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March 2009


How to Become a Bounty Hunter

Archive for March 16th, 2009

Ex-Penn. State Senator Vincent Fumo Found Guilty on 137 Counts; Judge Brushes Off Facebook Controversy

Ex-Sen. Vincent Fumo/ photo

Ex-Sen. Vincent Fumo/ photo

After a long drawn out court battle, the ex-state Sen. Vincent Fumo
got hit big– a conviction on all 137 counts. His attorneys tried this morning to derail the deliberations after discovering that one juror had posted a note on Facebook saying “Stay Tuned” for Monday. But after questioning the juror, the judge denied the defense motion. Expect that issue to come up on appeal.

By Joseph A. Slobodzian, Emilie Lounsberry and Robert Moran
Philadelphia Inquirer
PHILADELPHIA — Former State Sen. Vincent Fumo was convicted of all 137 counts against him today as his marathon federal corruption trial ended in a stunning victory for prosecutors.

The jury also found co-defendant Ruth Arnao guilty of all 45 counts against her.

After a 30-minute hearing this afternoon, U.S. District Judge Ronald L. Buckwalter agreed to let Fumo and Arnao remain free pending sentencing although he ordered them to post bail of $2 million and $500,000, respectively, by Wednesday.

The two had been free on unsecured own-recognizance bail since they were charged.

Fumo’s bail will be secured by properties he owns in Philadelphia and central Pennsylvania, the Jersey Shore and Florida; Arnao’s will be secured by her home in Philadelphia.

For Full Story

Fed Grand Jury Probing Alabama Atty. Gen.

Atty. Gen. Troy King

Atty. Gen. Troy King

This is one heck of an interesting situation. The U.S. Attorney’s Office in Montgomery has recused itself and the Birmingham office is handling the probe which seems to be focusing on a variety of matters including gambling and selective prosecution. It’s never good when a state Attorney General is the target of a federal probe, whether there’s something there or not.

By Bob Gambacurta
The Montgomery Independent
MONTGOMERY, Ala. — A special called federal grand jury in Montgomery, investigating the Alabama Attorney General and the activities of his office, heard from more than a half-dozen witnesses last week. News of the grand jury investigation caught even the target, Attorney General Troy King, by surprise.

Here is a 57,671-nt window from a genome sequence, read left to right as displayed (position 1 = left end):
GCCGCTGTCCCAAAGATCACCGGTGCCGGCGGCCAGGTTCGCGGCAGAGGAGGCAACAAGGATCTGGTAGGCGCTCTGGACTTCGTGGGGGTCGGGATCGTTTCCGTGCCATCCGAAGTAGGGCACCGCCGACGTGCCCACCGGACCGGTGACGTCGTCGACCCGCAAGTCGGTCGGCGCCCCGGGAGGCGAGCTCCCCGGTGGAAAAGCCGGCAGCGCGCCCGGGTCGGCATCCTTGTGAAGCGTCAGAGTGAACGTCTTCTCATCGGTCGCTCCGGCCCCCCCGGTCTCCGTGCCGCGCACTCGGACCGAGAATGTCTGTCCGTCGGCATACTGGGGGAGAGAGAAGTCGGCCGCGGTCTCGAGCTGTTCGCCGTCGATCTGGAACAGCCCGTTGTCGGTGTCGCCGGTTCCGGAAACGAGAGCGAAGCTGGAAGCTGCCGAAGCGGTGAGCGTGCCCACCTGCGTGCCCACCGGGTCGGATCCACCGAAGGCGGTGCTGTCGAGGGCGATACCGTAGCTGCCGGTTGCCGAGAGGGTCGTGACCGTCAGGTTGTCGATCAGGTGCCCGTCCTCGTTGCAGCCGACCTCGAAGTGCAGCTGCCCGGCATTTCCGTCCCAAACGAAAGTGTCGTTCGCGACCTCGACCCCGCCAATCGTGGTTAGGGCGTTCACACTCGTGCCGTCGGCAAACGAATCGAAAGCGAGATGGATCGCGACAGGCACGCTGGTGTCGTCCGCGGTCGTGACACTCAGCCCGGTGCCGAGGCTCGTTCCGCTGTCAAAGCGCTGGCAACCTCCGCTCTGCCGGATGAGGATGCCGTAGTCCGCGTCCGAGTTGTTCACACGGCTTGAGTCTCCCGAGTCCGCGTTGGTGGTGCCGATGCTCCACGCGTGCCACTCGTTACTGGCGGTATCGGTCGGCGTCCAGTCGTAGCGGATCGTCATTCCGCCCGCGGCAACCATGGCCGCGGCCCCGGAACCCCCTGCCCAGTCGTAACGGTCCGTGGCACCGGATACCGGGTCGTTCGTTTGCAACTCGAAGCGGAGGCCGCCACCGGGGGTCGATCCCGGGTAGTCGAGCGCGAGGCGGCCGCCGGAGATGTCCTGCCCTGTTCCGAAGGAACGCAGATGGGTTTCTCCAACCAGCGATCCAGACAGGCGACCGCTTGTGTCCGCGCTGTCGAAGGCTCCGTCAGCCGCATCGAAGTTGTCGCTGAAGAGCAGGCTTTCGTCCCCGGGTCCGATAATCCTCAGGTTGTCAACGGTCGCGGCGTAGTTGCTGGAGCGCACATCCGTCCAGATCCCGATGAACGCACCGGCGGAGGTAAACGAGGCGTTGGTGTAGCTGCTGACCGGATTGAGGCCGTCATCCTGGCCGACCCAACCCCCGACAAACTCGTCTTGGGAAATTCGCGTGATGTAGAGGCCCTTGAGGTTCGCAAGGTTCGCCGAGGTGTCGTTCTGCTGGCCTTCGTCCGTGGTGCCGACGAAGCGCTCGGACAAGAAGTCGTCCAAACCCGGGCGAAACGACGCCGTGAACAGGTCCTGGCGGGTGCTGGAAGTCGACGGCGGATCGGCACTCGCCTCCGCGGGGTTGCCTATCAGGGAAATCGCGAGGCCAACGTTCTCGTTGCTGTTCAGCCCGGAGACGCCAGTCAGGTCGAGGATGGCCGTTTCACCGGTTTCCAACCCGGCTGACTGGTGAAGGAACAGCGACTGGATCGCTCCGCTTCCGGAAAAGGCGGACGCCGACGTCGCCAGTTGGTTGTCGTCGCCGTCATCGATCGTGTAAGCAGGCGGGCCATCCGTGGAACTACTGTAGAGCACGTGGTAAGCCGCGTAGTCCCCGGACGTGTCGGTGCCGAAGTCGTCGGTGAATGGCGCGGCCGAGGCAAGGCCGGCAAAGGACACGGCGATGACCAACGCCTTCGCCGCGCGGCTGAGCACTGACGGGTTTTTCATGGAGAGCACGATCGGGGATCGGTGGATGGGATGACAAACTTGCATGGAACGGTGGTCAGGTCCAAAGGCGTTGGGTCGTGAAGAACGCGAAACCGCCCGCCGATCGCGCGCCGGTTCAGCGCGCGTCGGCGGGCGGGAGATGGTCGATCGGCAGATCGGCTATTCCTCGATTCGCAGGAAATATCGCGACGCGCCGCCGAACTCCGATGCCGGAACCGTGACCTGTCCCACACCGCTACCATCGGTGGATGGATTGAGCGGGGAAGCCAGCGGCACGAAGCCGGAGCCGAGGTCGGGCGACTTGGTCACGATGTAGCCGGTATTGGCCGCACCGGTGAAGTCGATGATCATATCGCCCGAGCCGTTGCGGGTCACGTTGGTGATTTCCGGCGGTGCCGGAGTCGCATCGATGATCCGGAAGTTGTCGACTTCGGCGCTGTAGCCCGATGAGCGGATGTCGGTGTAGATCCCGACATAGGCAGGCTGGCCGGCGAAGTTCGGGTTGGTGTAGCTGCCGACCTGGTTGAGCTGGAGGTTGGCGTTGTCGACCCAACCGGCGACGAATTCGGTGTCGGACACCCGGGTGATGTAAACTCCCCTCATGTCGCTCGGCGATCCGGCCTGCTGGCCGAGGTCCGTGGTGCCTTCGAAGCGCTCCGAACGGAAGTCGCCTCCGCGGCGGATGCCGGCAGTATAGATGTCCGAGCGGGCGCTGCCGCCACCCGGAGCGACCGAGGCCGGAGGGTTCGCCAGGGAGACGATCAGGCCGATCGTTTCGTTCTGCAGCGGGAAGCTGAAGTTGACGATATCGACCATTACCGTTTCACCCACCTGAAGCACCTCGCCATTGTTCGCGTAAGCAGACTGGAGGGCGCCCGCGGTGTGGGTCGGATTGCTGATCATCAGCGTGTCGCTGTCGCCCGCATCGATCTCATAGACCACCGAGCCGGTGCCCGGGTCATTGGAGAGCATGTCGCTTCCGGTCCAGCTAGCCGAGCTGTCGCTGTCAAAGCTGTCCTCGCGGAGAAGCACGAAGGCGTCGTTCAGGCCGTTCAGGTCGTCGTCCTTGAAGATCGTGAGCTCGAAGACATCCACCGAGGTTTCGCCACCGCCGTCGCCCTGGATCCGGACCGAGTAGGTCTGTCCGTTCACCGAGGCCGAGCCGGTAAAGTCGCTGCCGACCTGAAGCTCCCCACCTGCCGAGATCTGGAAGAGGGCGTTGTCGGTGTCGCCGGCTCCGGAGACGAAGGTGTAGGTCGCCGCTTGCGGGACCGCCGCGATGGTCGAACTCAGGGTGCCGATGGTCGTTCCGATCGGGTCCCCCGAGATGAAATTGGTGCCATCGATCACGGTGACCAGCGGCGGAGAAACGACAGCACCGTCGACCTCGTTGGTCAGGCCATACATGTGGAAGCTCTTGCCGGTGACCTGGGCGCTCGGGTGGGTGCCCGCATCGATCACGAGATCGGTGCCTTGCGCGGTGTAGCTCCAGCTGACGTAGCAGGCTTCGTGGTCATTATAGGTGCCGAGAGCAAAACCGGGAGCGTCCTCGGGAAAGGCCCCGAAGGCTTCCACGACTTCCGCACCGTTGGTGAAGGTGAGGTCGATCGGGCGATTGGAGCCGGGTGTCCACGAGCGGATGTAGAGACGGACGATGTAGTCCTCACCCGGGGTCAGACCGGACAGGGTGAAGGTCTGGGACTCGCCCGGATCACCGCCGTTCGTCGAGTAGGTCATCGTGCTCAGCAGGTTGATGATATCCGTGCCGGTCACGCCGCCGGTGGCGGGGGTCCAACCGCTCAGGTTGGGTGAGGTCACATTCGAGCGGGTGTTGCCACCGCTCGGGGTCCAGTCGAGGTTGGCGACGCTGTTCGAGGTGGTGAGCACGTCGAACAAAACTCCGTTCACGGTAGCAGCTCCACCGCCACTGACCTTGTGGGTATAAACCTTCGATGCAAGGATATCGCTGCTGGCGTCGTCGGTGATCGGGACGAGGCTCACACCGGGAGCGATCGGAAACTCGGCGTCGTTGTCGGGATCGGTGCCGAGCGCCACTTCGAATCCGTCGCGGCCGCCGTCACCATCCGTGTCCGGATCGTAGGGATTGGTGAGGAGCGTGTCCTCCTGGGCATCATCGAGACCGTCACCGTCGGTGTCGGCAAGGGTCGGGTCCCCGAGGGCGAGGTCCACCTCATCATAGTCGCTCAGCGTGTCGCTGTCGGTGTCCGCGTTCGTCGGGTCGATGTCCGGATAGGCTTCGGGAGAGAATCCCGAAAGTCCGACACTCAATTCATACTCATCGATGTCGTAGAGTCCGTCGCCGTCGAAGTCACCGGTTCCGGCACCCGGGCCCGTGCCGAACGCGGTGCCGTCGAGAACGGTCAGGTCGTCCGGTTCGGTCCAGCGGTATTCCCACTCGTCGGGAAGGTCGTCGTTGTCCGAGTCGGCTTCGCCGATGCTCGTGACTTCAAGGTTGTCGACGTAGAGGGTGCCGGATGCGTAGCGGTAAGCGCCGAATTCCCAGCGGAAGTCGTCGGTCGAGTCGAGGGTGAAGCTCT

“Sure, that would be a surprise,” King told the Montgomery Independent Monday afternoon when contacted about the investigation. Friends and staff of the Republican Attorney General said they were “shocked” to learn of the investigation.

The Independent broke the story Monday at 7:55 p.m. with a posting on this Web site. Multiple, highly-placed sources told the Independent that at least seven former employees of the Attorney General’s office were called to testify Monday through Friday of last week.

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Will Facebook Comment Derail Jury Deliberations in Philly Federal Corruption Case?

facebook1This was bound to happen. Some folks on Facebook want to announce their every burp and scratch. But in this case, the ramblings of one Facebook member could be costly. As the Facebook message says “STAY TUNED…”

Philadelphia Daily News
PHILADELPHIA — “STAY TUNED for a big announcement on Monday everyone!”

So wrote a blogging juror who’s been deliberating for five days in the public corruption trial of former state Sen. Vincent J. Fumo, in a comment posted Friday on his Facebook Internet profile.

The posting by Juror No. 5 – Eric Wuest of suburban College-ville – raised questions:

Is a verdict imminent? Did Wuest have third-party discussions about the trial as a result of his postings on Facebook and Twitter social networking Internet accounts during the 15-week trial and the ensuing deliberations?

Last night, Fumo defense attorneys NiaLena Caravasos and Peter Goldberger filed an emergency motion seeking an immediate suspension of deliberations so the judge could conduct “a delicate, but probing inquiry” of the juror Wuest’s actions.

“Depending on the results, the lawyers wrote, “one or more jurors ought to be removed and possibly replaced.”

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Dick Cheney Says He Strongly Disagreed With Bush Over Scooter Libby Pardon

Dick Cheney while still v.p.

Dick Cheney while still v.p.

Perhaps one of the more surprising things at the end of the Bush era was that the president did not offer pardons to more high-profile people, particular those like Scooter Libby. Obviously, the grief President Clinton got for pardoning financier Marc Rich must have had some impact on his decision to pass on many pardons.

By Scott Wilson
Washington Post Staff Writer
WASHINGTON — Former vice president Richard B. Cheney
said yesterday that he strongly disagreed with President Bush’s decision not to pardon I. Lewis “Scooter” Libby, saying his former chief of staff had been left “hanging in the wind.”

“I think he’s an innocent man who deserves a pardon,” Cheney said on CNN’s “State of the Union,” in what the cable news program billed as his first television interview since leaving office in January.

Libby, Cheney’s top adviser, was the only Bush administration official to face criminal charges in the case surrounding the exposure of Valerie Plame Wilson as a CIA operative in 2003.

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